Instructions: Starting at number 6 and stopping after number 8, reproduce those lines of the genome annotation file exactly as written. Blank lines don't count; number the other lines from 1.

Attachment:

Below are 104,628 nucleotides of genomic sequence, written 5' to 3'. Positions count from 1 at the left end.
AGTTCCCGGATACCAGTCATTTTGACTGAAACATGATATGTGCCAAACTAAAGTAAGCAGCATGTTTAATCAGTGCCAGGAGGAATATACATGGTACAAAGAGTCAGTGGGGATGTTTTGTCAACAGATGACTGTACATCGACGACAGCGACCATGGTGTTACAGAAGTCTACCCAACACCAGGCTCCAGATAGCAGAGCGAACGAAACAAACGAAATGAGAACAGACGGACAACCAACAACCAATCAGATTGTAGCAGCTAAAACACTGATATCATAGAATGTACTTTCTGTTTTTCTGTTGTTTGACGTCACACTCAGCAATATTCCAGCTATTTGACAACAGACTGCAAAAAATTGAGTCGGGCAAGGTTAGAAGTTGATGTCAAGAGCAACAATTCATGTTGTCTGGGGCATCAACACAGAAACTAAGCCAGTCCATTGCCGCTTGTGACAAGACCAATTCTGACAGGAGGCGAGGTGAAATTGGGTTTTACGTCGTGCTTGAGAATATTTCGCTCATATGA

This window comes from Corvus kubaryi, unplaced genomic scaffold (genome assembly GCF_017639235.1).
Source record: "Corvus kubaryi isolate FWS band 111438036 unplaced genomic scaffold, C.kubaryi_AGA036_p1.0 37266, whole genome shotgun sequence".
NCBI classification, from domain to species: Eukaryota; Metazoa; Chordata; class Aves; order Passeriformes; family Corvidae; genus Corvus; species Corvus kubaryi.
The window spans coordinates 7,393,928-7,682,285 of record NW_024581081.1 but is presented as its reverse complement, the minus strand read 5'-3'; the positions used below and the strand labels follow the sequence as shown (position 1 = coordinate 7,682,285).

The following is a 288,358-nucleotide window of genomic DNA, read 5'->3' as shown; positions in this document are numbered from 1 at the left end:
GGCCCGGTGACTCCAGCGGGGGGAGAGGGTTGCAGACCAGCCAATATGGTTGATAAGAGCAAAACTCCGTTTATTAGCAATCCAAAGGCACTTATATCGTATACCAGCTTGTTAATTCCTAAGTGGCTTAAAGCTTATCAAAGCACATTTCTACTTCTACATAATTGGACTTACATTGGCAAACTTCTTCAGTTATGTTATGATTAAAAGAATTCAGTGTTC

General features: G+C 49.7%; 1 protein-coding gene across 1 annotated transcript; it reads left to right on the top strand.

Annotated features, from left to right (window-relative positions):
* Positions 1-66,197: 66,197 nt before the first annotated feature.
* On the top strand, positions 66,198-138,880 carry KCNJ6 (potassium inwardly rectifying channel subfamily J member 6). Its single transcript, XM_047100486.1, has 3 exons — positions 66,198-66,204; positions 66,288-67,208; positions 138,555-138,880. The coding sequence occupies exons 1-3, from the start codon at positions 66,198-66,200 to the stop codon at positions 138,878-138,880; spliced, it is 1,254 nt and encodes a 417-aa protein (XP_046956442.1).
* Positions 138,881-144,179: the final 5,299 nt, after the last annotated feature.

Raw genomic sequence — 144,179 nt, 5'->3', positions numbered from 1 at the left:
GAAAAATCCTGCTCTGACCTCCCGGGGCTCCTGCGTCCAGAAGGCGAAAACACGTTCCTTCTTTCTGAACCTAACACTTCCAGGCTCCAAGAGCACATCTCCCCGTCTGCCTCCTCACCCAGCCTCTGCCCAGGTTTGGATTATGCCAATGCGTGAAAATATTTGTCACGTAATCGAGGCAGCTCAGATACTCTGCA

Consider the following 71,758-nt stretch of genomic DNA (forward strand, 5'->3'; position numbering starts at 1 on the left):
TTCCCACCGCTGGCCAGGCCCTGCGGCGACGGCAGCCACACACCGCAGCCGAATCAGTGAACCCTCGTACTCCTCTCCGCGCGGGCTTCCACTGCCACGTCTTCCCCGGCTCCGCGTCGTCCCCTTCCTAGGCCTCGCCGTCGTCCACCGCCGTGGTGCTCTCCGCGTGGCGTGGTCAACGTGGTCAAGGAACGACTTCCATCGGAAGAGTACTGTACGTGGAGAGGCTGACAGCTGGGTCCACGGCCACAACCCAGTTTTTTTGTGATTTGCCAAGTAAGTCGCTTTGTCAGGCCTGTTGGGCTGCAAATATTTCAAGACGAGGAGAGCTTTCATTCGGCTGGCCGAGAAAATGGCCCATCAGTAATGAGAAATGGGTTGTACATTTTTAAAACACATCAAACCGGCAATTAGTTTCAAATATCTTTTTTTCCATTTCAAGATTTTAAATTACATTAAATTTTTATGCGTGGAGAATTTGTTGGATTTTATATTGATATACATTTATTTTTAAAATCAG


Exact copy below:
The window spans coordinates 7,393,928-7,682,285 of record NW_024581081.1 but is presented as its reverse complement, the minus strand read 5'-3'; the positions used below and the strand labels follow the sequence as shown (position 1 = coordinate 7,682,285).

The following is a 288,358-nucleotide window of genomic DNA, read 5'->3' as shown; positions in this document are numbered from 1 at the left end:
GGCCCGGTGACTCCAGCGGGGGGAGAGGGTTGCAGACCAGCCAATATGGTTGATAAGAGCAAAACTCCGTTTATTAGCAATCCAAAGGCACTTATATCGTATACCAGCTTGTTAATTCCTAAGTGGCTTAAAGCTTATCAAAGCACATTTCTACTTCTACATAATTGGACTTACATTGGCAAACTTCTTCAGTTATGTTATGATTAAAAGAATTCAGTGTTC